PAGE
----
Activities not Predominantly Agricultural Extension Support, not exempt as “Support Services to Agriculture, Forestry, Fishing, Animal husbandry”: AAR [Read Order]

Top Stories Activities not Predominantly Agricultural Extension Support, not exempt as “Support Services to Agriculture, Forestry, Fishing, Animal husbandry”: AAR [Read Order] The appellant’s participation in the realm of carbon credit trading, stood as an evidence of significant proof that the appellant is a commercial enterprise By Manu Sharma – On April 4, 2024 3:41 pm – 4 mins read

The Goods and Services Tax ( GST ) Authority for Advance Ruling ( AAR ), Karnataka Bench ruled that the applicant’s activities being predominantly outside the purview of agricultural extension support, was not covered under the Notification 11/2017-Central Tax and that the same was not exempt from the levy of Goods and Services Tax Act. M/s Archipel India Foundation, the applicant is a social enterprise in India that develops and implements community-based conservation and sustainable agricultural land management projects with small scale farmers. The Applicant is formed for social purposes to assist the people and society and rural development. The Applicant has relied on the Notification No. 11/2017-Central Tax ( Rate ) dated June 28, 2017 which provides the rate of tax and also provides an explanation with regard to the meaning of “Support Services to agriculture, forestry, fishing, animal husbandry”. The applicant had extracted the same below for reference:- “Support services to agriculture, forestry, fishing, animal husbandry” mean.-  I.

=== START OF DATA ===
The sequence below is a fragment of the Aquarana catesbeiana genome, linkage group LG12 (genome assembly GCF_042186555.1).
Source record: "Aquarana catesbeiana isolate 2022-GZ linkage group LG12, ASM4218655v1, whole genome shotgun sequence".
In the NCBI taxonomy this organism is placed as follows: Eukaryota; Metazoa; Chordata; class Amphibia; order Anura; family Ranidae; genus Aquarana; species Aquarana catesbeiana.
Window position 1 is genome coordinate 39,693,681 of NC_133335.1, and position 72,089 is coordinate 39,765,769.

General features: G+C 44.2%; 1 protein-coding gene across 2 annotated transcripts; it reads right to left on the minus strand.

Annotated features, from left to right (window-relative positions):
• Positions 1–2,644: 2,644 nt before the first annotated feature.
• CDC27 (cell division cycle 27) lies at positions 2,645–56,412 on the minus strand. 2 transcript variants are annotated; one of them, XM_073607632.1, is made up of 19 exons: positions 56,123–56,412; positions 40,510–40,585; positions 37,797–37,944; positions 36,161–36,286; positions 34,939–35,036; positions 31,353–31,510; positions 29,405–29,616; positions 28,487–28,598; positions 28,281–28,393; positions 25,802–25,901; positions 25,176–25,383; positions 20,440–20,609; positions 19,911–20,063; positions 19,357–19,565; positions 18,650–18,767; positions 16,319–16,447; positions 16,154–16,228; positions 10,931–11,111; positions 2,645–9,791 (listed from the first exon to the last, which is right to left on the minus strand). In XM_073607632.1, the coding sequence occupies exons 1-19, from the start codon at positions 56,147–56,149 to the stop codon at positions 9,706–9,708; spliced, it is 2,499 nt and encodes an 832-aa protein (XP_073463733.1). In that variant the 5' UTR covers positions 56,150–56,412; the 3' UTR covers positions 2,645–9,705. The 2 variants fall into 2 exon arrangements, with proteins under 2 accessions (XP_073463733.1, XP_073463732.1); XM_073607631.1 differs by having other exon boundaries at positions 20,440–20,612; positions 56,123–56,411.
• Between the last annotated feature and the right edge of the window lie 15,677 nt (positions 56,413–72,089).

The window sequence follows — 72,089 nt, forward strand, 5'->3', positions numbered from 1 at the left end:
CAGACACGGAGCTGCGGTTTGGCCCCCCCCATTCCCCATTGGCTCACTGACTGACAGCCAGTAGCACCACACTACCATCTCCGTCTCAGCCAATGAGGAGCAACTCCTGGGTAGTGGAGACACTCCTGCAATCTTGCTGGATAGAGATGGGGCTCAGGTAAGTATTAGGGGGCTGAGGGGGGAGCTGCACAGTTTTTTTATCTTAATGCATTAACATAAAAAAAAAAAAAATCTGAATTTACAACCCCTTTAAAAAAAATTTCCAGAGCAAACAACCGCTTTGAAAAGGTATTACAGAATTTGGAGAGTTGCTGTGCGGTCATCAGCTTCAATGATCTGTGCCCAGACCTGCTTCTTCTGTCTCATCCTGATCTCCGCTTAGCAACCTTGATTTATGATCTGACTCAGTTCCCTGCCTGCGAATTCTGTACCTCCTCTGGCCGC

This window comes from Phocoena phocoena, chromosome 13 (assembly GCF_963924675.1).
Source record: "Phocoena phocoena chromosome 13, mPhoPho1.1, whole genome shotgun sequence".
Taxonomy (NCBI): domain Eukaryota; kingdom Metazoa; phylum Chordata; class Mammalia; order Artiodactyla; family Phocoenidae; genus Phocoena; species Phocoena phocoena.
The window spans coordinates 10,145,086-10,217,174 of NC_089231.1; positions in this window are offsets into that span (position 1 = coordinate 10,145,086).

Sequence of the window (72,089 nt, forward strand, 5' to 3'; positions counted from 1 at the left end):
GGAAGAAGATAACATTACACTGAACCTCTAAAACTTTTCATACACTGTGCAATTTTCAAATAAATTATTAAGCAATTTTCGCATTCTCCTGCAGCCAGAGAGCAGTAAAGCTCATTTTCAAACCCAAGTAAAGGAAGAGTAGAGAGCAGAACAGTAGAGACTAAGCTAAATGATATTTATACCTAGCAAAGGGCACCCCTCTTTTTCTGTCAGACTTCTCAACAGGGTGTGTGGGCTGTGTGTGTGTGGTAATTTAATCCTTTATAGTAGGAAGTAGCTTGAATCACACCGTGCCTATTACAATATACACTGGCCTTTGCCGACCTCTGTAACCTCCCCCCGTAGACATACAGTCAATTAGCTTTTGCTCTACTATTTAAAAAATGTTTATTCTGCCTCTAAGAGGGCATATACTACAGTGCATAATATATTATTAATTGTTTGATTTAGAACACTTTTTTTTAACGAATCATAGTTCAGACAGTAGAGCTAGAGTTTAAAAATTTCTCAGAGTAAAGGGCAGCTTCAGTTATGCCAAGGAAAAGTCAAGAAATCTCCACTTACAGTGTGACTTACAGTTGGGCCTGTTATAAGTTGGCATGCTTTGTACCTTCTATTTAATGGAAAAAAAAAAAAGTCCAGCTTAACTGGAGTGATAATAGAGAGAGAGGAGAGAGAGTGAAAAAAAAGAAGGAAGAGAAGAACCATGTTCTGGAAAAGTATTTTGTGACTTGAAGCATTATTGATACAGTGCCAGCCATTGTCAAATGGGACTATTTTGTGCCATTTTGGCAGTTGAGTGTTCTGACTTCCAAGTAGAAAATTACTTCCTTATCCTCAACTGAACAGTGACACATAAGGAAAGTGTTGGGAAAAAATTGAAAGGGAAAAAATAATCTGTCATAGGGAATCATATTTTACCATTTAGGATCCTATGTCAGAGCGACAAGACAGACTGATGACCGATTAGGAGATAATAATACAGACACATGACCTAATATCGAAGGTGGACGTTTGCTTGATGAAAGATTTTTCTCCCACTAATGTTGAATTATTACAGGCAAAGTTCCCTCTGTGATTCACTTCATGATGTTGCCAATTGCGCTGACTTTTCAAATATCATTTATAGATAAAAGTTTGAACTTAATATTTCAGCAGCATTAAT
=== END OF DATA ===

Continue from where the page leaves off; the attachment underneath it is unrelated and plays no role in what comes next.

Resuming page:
Services relating to cultivation of plants and rearing of all life forms of animals, except the rearing of horses, for food, fibre, fuel, raw material or other similar products or agricultural produce by way of : a) agricultural operations directly related to production of any agricultural produce including cultivation, harvesting, threshing, plant protection or testing; b) supply of farm labour; c) processes carried out at an agricultural farm including tending, pruning, cutting, harvesting, drying, cleaning, trimming, sun drying, fumigating, curing, sorting, grading, cooling or bulk packaging and such like operations which do not alter the essential characteristics of agricultural produce but make it only marketable for the primary market; d) renting or leasing of agro machinery or vacant land with or without a structure incidental to its use; e) loading, unloading, packing, storage or warehousing of agricultural produce; f) agricultural extension services; g) services by any Agricultural Produce Marketing Committee or Board or services provided by a commission agent for sale or purchase of agricultural produce.